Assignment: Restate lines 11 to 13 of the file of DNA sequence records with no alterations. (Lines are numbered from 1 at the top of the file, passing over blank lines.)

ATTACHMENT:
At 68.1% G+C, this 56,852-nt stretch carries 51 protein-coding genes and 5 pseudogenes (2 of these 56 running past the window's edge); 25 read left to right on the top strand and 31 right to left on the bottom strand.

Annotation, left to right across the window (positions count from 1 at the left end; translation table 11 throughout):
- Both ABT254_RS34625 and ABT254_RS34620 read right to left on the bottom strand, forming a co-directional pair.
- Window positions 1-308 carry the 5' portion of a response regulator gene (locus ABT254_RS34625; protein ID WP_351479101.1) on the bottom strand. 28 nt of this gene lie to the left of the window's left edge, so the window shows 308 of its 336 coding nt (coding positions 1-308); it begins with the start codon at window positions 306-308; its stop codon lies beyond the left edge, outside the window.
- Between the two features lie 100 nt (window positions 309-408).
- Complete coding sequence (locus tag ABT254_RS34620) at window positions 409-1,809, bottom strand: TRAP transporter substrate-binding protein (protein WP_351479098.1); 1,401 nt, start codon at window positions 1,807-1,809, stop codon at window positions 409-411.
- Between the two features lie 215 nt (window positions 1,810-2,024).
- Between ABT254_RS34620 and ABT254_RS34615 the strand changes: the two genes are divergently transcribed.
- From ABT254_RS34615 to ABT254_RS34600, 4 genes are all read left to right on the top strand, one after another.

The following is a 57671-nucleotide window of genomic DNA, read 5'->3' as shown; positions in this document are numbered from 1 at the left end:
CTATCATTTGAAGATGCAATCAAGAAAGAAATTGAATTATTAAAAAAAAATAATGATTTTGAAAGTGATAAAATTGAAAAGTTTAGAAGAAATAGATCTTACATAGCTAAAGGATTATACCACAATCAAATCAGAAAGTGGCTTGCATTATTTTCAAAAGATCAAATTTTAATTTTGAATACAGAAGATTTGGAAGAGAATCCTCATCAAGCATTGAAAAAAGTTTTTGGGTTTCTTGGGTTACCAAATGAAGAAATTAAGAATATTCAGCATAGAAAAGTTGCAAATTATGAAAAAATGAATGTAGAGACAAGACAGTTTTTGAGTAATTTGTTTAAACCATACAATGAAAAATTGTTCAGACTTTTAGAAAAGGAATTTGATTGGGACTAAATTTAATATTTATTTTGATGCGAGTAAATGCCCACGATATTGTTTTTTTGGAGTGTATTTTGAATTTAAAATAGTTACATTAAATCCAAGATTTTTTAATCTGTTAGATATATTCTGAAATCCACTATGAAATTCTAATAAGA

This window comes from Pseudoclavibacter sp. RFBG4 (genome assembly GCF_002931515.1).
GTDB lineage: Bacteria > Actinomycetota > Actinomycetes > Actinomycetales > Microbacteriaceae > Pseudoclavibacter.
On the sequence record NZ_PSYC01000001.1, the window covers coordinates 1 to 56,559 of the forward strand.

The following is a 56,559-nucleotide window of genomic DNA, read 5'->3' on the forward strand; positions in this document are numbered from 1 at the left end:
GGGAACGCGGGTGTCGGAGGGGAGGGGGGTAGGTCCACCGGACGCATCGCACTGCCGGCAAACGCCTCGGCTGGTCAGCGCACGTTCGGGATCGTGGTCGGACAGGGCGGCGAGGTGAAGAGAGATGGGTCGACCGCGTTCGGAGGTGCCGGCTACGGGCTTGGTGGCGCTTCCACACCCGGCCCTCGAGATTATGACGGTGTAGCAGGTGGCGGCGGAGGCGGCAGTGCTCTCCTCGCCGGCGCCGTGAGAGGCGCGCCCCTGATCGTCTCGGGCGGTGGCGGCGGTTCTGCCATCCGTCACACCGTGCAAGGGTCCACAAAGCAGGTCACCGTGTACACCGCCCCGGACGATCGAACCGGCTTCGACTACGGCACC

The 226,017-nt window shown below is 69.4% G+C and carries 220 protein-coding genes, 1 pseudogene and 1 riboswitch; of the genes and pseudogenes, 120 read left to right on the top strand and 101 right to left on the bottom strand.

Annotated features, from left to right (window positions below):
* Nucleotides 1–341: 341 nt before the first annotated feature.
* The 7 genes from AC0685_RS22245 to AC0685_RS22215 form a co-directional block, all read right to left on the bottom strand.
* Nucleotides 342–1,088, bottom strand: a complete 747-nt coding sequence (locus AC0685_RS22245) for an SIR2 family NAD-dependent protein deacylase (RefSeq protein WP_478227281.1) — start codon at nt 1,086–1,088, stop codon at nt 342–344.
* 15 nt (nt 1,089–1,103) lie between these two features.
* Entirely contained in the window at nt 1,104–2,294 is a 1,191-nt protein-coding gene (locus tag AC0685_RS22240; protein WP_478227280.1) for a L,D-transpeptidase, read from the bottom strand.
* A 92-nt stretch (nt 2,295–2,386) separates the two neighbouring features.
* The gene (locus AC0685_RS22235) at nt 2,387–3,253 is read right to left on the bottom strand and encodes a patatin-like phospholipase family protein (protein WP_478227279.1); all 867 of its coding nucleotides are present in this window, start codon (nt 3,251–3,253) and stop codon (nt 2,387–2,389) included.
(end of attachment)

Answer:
CTATCATTTGAAGATGCAATCAAGAAAGAAATTGAATTATTAAAAAAAAATAATGATTTTGAAAGTGATAAAATTGAAAAGTTTAGAAGAAATAGATCTTACATAGCTAAAGGATTATACCACAATCAAATCAGAAAGTGGCTTGCATTATTTTCAAAAGATCAAATTTTAATTTTGAATACAGAAGATTTGGAAGAGAATCCTCATCAAGCATTGAAAAAAGTTTTTGGGTTTCTTGGGTTACCAAATGAAGAAATTAAGAATATTCAGCATAGAAAAGTTGCAAATTATGAAAAAATGAATGTAGAGACAAGACAGTTTTTGAGTAATTTGTTTAAACCATACAATGAAAAATTGTTCAGACTTTTAGAAAAGGAATTTGATTGGGACTAAATTTAATATTTATTTTGATGCGAGTAAATGCCCACGATATTGTTTTTTTGGAGTGTATTTTGAATTTAAAATAGTTACATTAAATCCAAGATTTTTTAATCTGTTAGATATATTCTGAAATCCACTATGAAATTCTAATAAGA

This window comes from Pseudoclavibacter sp. RFBG4 (genome assembly GCF_002931515.1).
GTDB lineage: Bacteria > Actinomycetota > Actinomycetes > Actinomycetales > Microbacteriaceae > Pseudoclavibacter.